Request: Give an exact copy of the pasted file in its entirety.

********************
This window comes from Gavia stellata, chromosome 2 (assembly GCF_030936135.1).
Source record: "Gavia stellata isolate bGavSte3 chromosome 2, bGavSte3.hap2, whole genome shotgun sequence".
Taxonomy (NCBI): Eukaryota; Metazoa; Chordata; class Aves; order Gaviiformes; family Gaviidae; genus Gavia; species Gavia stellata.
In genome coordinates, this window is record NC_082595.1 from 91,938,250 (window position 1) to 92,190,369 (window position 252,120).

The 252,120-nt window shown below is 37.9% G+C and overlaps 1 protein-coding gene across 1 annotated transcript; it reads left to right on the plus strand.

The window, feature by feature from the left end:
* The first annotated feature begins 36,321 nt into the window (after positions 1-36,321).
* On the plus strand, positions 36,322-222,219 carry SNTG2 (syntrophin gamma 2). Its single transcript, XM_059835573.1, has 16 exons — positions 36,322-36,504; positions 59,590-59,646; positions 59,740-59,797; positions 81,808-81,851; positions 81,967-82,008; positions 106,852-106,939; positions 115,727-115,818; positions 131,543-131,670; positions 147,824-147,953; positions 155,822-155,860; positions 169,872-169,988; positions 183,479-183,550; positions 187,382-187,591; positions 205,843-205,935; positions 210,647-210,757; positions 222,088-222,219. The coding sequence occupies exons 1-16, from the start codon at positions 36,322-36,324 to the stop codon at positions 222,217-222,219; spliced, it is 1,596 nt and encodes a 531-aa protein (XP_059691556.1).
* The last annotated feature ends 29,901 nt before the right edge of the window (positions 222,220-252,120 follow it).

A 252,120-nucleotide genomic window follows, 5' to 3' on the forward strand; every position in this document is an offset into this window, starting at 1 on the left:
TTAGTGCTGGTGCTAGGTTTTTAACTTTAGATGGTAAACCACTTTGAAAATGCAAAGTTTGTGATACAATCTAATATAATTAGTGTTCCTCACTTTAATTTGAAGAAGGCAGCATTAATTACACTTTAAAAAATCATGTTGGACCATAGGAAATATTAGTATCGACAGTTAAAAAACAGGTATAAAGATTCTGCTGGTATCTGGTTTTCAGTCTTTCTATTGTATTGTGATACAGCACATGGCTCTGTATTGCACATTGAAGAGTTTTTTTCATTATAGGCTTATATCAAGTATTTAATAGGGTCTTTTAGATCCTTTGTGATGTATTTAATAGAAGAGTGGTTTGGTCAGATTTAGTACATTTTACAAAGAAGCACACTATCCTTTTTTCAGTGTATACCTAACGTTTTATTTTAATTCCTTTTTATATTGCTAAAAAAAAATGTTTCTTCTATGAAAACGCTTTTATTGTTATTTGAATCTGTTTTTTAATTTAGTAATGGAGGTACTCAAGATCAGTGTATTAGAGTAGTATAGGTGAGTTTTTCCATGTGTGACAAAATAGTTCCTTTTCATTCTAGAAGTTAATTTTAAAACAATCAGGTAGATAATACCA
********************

This window comes from Gavia stellata, chromosome 2 (assembly GCF_030936135.1).
Source record: "Gavia stellata isolate bGavSte3 chromosome 2, bGavSte3.hap2, whole genome shotgun sequence".
Taxonomy (NCBI): Eukaryota; Metazoa; Chordata; class Aves; order Gaviiformes; family Gaviidae; genus Gavia; species Gavia stellata.
In genome coordinates, this window is record NC_082595.1 from 91,938,250 (window position 1) to 92,190,369 (window position 252,120).

The 252,120-nt window shown below is 37.9% G+C and overlaps 1 protein-coding gene across 1 annotated transcript; it reads left to right on the plus strand.

The window, feature by feature from the left end:
* The first annotated feature begins 36,321 nt into the window (after positions 1-36,321).
* On the plus strand, positions 36,322-222,219 carry SNTG2 (syntrophin gamma 2). Its single transcript, XM_059835573.1, has 16 exons — positions 36,322-36,504; positions 59,590-59,646; positions 59,740-59,797; positions 81,808-81,851; positions 81,967-82,008; positions 106,852-106,939; positions 115,727-115,818; positions 131,543-131,670; positions 147,824-147,953; positions 155,822-155,860; positions 169,872-169,988; positions 183,479-183,550; positions 187,382-187,591; positions 205,843-205,935; positions 210,647-210,757; positions 222,088-222,219. The coding sequence occupies exons 1-16, from the start codon at positions 36,322-36,324 to the stop codon at positions 222,217-222,219; spliced, it is 1,596 nt and encodes a 531-aa protein (XP_059691556.1).
* The last annotated feature ends 29,901 nt before the right edge of the window (positions 222,220-252,120 follow it).

A 252,120-nucleotide genomic window follows, 5' to 3' on the forward strand; every position in this document is an offset into this window, starting at 1 on the left:
TTAGTGCTGGTGCTAGGTTTTTAACTTTAGATGGTAAACCACTTTGAAAATGCAAAGTTTGTGATACAATCTAATATAATTAGTGTTCCTCACTTTAATTTGAAGAAGGCAGCATTAATTACACTTTAAAAAATCATGTTGGACCATAGGAAATATTAGTATCGACAGTTAAAAAACAGGTATAAAGATTCTGCTGGTATCTGGTTTTCAGTCTTTCTATTGTATTGTGATACAGCACATGGCTCTGTATTGCACATTGAAGAGTTTTTTTCATTATAGGCTTATATCAAGTATTTAATAGGGTCTTTTAGATCCTTTGTGATGTATTTAATAGAAGAGTGGTTTGGTCAGATTTAGTACATTTTACAAAGAAGCACACTATCCTTTTTTCAGTGTATACCTAACGTTTTATTTTAATTCCTTTTTATATTGCTAAAAAAAAATGTTTCTTCTATGAAAACGCTTTTATTGTTATTTGAATCTGTTTTTTAATTTAGTAATGGAGGTACTCAAGATCAGTGTATTAGAGTAGTATAGGTGAGTTTTTCCATGTGTGACAAAATAGTTCCTTTTCATTCTAGAAGTTAATTTTAAAACAATCAGGTAGATAATACCA